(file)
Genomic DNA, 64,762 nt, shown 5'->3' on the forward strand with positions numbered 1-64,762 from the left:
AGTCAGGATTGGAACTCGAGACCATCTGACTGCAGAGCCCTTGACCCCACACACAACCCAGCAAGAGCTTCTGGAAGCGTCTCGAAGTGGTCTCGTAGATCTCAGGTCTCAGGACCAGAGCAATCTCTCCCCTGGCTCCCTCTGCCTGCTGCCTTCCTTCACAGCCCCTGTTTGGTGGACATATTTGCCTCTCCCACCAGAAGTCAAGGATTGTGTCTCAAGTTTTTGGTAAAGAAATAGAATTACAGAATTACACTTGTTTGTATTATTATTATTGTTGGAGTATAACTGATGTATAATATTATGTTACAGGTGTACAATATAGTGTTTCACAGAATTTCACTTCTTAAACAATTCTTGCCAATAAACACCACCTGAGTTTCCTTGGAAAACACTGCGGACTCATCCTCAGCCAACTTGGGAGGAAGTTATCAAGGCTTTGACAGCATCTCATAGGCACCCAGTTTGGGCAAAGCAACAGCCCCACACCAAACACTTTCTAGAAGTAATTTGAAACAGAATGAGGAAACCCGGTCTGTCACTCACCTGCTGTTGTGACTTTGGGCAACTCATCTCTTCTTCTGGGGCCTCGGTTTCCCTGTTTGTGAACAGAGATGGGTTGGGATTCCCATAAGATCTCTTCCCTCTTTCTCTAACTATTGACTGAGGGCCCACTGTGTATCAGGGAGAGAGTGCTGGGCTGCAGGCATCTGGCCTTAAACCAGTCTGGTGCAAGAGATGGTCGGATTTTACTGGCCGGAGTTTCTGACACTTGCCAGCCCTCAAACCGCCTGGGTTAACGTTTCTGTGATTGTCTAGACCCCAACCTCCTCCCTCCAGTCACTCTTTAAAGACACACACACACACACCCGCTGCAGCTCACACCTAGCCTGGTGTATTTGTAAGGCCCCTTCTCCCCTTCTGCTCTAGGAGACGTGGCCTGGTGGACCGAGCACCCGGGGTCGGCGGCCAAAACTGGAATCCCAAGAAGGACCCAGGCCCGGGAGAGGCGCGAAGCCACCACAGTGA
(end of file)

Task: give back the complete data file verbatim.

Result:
Genomic DNA, 64,762 nt, shown 5'->3' on the forward strand with positions numbered 1-64,762 from the left:
AGTCAGGATTGGAACTCGAGACCATCTGACTGCAGAGCCCTTGACCCCACACACAACCCAGCAAGAGCTTCTGGAAGCGTCTCGAAGTGGTCTCGTAGATCTCAGGTCTCAGGACCAGAGCAATCTCTCCCCTGGCTCCCTCTGCCTGCTGCCTTCCTTCACAGCCCCTGTTTGGTGGACATATTTGCCTCTCCCACCAGAAGTCAAGGATTGTGTCTCAAGTTTTTGGTAAAGAAATAGAATTACAGAATTACACTTGTTTGTATTATTATTATTGTTGGAGTATAACTGATGTATAATATTATGTTACAGGTGTACAATATAGTGTTTCACAGAATTTCACTTCTTAAACAATTCTTGCCAATAAACACCACCTGAGTTTCCTTGGAAAACACTGCGGACTCATCCTCAGCCAACTTGGGAGGAAGTTATCAAGGCTTTGACAGCATCTCATAGGCACCCAGTTTGGGCAAAGCAACAGCCCCACACCAAACACTTTCTAGAAGTAATTTGAAACAGAATGAGGAAACCCGGTCTGTCACTCACCTGCTGTTGTGACTTTGGGCAACTCATCTCTTCTTCTGGGGCCTCGGTTTCCCTGTTTGTGAACAGAGATGGGTTGGGATTCCCATAAGATCTCTTCCCTCTTTCTCTAACTATTGACTGAGGGCCCACTGTGTATCAGGGAGAGAGTGCTGGGCTGCAGGCATCTGGCCTTAAACCAGTCTGGTGCAAGAGATGGTCGGATTTTACTGGCCGGAGTTTCTGACACTTGCCAGCCCTCAAACCGCCTGGGTTAACGTTTCTGTGATTGTCTAGACCCCAACCTCCTCCCTCCAGTCACTCTTTAAAGACACACACACACACACCCGCTGCAGCTCACACCTAGCCTGGTGTATTTGTAAGGCCCCTTCTCCCCTTCTGCTCTAGGAGACGTGGCCTGGTGGACCGAGCACCCGGGGTCGGCGGCCAAAACTGGAATCCCAAGAAGGACCCAGGCCCGGGAGAGGCGCGAAGCCACCACAGTGA